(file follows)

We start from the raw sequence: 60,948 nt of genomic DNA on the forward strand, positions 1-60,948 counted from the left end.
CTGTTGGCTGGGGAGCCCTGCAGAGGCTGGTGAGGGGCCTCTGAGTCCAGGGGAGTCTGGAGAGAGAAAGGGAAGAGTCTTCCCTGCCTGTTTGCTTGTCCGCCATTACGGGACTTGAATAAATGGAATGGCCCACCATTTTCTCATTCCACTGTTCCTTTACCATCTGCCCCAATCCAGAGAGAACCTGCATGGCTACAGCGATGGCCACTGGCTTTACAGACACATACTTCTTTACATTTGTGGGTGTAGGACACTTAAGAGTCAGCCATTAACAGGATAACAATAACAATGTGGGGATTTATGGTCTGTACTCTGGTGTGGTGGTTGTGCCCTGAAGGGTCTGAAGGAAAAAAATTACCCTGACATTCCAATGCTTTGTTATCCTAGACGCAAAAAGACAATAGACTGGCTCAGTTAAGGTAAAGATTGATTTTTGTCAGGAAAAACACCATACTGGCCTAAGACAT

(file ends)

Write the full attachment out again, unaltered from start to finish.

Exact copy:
We start from the raw sequence: 60,948 nt of genomic DNA on the forward strand, positions 1-60,948 counted from the left end.
CTGTTGGCTGGGGAGCCCTGCAGAGGCTGGTGAGGGGCCTCTGAGTCCAGGGGAGTCTGGAGAGAGAAAGGGAAGAGTCTTCCCTGCCTGTTTGCTTGTCCGCCATTACGGGACTTGAATAAATGGAATGGCCCACCATTTTCTCATTCCACTGTTCCTTTACCATCTGCCCCAATCCAGAGAGAACCTGCATGGCTACAGCGATGGCCACTGGCTTTACAGACACATACTTCTTTACATTTGTGGGTGTAGGACACTTAAGAGTCAGCCATTAACAGGATAACAATAACAATGTGGGGATTTATGGTCTGTACTCTGGTGTGGTGGTTGTGCCCTGAAGGGTCTGAAGGAAAAAAATTACCCTGACATTCCAATGCTTTGTTATCCTAGACGCAAAAAGACAATAGACTGGCTCAGTTAAGGTAAAGATTGATTTTTGTCAGGAAAAACACCATACTGGCCTAAGACAT